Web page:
Oh Hail! I watched the dark clouds roll in as I weeded the garden. I thought I would weed until it started raining, however, when the lightning started, I headed into the house. Within twenty minutes, the garden was gone. Hail and high winds shredded my tender plants as I helplessly watched from the window.
Beaten tomato plant
When I first walked through the garden shortly after the hail hit, I admit I was angry and sad. I have spent a few days pouting and considering the options. My loss is much less than the farmers who live around me with acres upon acres of loss. Within a week, our corner of northwest Iowa has had over 15 inches of rain, flooding, hail, high winds and tornadoes. I think most would echo my thoughts, enough already! This week has been a constant reminder that we are not in control and our food supply is directly related to the weather. I believe gardeners and farmers are resilient because we must be; we move on and look for blue skies and better days.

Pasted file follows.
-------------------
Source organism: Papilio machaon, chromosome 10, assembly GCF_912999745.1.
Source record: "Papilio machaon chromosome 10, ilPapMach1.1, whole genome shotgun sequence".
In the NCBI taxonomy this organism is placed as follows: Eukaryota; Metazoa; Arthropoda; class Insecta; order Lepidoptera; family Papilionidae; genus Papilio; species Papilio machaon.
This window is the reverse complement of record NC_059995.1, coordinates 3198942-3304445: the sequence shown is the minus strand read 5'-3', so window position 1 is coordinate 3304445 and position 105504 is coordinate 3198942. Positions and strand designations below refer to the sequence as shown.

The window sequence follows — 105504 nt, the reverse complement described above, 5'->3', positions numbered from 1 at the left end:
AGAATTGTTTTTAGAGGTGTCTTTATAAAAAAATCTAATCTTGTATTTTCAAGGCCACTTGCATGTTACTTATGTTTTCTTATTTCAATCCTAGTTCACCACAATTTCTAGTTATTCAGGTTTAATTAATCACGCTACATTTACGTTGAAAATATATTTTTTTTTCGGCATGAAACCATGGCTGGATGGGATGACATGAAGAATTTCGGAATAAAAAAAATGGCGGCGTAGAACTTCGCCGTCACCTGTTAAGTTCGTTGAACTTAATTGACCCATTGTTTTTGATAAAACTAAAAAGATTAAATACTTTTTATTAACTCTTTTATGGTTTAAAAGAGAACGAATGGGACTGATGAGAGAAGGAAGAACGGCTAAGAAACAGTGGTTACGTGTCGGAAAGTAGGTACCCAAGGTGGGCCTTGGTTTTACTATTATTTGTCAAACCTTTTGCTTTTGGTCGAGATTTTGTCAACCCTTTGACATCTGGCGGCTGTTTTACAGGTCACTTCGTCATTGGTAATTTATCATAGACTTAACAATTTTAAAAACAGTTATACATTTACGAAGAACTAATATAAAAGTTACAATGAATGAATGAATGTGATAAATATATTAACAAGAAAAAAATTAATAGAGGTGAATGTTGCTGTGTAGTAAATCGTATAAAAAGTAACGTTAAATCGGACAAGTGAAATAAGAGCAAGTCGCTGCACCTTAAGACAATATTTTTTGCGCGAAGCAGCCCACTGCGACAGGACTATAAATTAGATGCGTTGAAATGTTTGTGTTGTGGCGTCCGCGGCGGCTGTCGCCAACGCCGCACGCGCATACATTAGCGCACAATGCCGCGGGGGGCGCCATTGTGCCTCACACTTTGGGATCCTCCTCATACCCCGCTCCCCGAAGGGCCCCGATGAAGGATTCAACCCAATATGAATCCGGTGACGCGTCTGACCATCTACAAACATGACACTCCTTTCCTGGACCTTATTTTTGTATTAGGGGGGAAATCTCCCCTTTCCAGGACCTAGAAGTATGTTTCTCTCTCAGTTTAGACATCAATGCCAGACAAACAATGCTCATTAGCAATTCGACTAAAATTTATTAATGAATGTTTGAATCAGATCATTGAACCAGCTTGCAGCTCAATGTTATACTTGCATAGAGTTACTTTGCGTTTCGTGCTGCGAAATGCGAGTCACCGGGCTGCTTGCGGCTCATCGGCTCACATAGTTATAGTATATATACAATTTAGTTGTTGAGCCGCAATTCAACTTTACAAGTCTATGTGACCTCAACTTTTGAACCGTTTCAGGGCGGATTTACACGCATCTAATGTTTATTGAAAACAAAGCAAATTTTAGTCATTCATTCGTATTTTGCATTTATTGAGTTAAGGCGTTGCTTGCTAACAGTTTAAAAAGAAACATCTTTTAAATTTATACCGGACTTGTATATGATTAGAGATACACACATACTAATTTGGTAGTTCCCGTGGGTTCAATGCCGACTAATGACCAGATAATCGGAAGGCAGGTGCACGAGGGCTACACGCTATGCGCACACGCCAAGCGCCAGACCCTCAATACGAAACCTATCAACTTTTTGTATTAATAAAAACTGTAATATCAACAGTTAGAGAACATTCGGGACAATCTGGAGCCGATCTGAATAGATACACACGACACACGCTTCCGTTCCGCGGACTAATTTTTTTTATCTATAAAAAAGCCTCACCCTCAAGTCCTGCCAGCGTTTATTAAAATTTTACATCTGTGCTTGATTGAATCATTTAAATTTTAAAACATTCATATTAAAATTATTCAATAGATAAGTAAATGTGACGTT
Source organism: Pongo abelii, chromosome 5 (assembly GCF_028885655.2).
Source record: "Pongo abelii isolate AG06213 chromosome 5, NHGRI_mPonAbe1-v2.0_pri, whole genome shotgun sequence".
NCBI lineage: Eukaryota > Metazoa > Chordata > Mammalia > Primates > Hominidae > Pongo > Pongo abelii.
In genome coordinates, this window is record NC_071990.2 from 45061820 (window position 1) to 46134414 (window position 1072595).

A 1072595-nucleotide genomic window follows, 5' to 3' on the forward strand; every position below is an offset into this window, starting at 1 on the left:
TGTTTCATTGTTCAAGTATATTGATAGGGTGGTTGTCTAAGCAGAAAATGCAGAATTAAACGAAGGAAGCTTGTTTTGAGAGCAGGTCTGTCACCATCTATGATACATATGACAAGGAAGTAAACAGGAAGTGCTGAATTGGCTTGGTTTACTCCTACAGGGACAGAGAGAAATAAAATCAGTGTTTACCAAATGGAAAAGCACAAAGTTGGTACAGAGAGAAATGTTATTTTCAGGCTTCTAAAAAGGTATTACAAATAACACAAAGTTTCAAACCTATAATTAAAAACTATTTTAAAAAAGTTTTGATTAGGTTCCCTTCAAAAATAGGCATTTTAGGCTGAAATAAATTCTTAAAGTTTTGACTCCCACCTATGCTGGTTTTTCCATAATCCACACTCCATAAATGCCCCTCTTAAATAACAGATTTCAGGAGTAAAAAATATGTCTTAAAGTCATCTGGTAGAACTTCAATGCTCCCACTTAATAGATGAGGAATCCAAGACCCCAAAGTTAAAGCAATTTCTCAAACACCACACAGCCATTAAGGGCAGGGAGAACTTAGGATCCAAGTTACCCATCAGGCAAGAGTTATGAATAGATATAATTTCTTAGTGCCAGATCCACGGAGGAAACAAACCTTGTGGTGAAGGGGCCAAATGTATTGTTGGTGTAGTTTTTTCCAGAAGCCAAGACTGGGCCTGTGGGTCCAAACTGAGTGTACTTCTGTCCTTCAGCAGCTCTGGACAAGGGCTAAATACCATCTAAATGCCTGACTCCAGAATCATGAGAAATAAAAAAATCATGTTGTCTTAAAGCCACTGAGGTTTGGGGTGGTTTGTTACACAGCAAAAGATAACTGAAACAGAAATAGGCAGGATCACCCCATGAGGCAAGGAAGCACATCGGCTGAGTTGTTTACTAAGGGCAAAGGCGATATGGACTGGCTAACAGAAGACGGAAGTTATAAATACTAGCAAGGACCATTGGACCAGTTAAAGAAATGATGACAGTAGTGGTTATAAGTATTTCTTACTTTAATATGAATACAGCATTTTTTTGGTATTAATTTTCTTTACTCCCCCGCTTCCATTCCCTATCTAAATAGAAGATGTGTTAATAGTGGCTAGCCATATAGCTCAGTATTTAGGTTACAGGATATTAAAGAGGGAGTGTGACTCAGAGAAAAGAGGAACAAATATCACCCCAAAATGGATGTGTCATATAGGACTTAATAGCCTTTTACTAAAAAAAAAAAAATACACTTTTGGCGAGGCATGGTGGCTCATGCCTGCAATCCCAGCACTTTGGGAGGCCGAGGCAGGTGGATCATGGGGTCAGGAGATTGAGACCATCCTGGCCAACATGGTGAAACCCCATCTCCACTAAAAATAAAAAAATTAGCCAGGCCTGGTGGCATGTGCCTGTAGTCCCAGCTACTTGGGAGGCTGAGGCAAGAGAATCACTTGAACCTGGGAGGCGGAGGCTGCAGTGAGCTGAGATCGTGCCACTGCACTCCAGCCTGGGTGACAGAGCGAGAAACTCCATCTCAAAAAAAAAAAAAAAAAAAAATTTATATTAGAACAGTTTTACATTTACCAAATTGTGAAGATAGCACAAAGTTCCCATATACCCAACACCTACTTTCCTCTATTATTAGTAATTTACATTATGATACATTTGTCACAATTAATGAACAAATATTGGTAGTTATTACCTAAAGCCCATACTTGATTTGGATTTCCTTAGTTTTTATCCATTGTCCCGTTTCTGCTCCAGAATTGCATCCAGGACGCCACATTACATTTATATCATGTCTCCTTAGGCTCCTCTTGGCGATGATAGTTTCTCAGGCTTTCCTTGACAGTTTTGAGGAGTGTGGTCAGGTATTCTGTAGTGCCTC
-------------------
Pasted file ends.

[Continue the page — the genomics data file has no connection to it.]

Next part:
I am going to cut back a few of the tomatoes that still have a couple of leaves on them. I hope they will bush out from what is left of the stem. I have a small bit of hope for the potatoes, cabbage, onions and peas. I am going to leave them as they are and see what happens. They are weak and more susceptible to insects and disease. If they begin to recover, I will give them a boost with a light water soluble fertilizer.
I have pulled the sunflowers and sweetcorn and added them to the compost pile. The pumpkins, melons, beans, peppers, herbs, and sweetcorn will all get replanted this week; they were all obliterated from the hail. I am sure I will get a harvest, though it won’t be as early or large.
As I was taking pictures of the damage and sulking, these two hooligans were running about laughing and playing in the brome. And this is why I move forward and replant; life lessons, from a hail storm, can be taught to the next generation.